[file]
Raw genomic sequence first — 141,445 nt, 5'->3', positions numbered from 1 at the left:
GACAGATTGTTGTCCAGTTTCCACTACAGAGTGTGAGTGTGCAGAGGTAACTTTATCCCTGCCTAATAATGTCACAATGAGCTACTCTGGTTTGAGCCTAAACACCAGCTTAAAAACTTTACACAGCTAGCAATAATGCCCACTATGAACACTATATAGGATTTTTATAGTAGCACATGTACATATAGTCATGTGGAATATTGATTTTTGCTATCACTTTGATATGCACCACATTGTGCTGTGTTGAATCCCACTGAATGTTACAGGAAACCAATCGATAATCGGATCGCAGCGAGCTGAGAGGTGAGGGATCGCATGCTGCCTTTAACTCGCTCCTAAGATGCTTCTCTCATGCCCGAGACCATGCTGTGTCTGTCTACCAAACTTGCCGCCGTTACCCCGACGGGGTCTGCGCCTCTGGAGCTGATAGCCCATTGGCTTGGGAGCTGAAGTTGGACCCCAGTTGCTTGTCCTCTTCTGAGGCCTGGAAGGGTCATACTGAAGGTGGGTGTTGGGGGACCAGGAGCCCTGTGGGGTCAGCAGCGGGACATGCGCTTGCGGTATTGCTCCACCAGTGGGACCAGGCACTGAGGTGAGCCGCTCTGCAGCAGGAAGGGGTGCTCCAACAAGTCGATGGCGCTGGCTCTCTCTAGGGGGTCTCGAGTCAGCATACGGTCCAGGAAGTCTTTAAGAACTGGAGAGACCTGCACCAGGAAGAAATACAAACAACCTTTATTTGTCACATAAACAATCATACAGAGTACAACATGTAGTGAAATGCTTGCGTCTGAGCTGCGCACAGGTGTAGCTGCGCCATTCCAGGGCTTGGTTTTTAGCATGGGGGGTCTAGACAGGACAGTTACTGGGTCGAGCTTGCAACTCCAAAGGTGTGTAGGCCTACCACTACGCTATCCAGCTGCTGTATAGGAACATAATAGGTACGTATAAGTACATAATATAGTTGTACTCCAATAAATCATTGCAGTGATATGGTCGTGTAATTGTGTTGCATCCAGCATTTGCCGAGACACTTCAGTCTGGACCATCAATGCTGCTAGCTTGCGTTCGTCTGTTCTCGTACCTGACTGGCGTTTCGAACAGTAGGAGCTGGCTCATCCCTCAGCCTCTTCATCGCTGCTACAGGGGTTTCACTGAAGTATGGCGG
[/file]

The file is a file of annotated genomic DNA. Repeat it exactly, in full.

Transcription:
Raw genomic sequence first — 141,445 nt, 5'->3', positions numbered from 1 at the left:
GACAGATTGTTGTCCAGTTTCCACTACAGAGTGTGAGTGTGCAGAGGTAACTTTATCCCTGCCTAATAATGTCACAATGAGCTACTCTGGTTTGAGCCTAAACACCAGCTTAAAAACTTTACACAGCTAGCAATAATGCCCACTATGAACACTATATAGGATTTTTATAGTAGCACATGTACATATAGTCATGTGGAATATTGATTTTTGCTATCACTTTGATATGCACCACATTGTGCTGTGTTGAATCCCACTGAATGTTACAGGAAACCAATCGATAATCGGATCGCAGCGAGCTGAGAGGTGAGGGATCGCATGCTGCCTTTAACTCGCTCCTAAGATGCTTCTCTCATGCCCGAGACCATGCTGTGTCTGTCTACCAAACTTGCCGCCGTTACCCCGACGGGGTCTGCGCCTCTGGAGCTGATAGCCCATTGGCTTGGGAGCTGAAGTTGGACCCCAGTTGCTTGTCCTCTTCTGAGGCCTGGAAGGGTCATACTGAAGGTGGGTGTTGGGGGACCAGGAGCCCTGTGGGGTCAGCAGCGGGACATGCGCTTGCGGTATTGCTCCACCAGTGGGACCAGGCACTGAGGTGAGCCGCTCTGCAGCAGGAAGGGGTGCTCCAACAAGTCGATGGCGCTGGCTCTCTCTAGGGGGTCTCGAGTCAGCATACGGTCCAGGAAGTCTTTAAGAACTGGAGAGACCTGCACCAGGAAGAAATACAAACAACCTTTATTTGTCACATAAACAATCATACAGAGTACAACATGTAGTGAAATGCTTGCGTCTGAGCTGCGCACAGGTGTAGCTGCGCCATTCCAGGGCTTGGTTTTTAGCATGGGGGGTCTAGACAGGACAGTTACTGGGTCGAGCTTGCAACTCCAAAGGTGTGTAGGCCTACCACTACGCTATCCAGCTGCTGTATAGGAACATAATAGGTACGTATAAGTACATAATATAGTTGTACTCCAATAAATCATTGCAGTGATATGGTCGTGTAATTGTGTTGCATCCAGCATTTGCCGAGACACTTCAGTCTGGACCATCAATGCTGCTAGCTTGCGTTCGTCTGTTCTCGTACCTGACTGGCGTTTCGAACAGTAGGAGCTGGCTCATCCCTCAGCCTCTTCATCGCTGCTACAGGGGTTTCACTGAAGTATGGCGG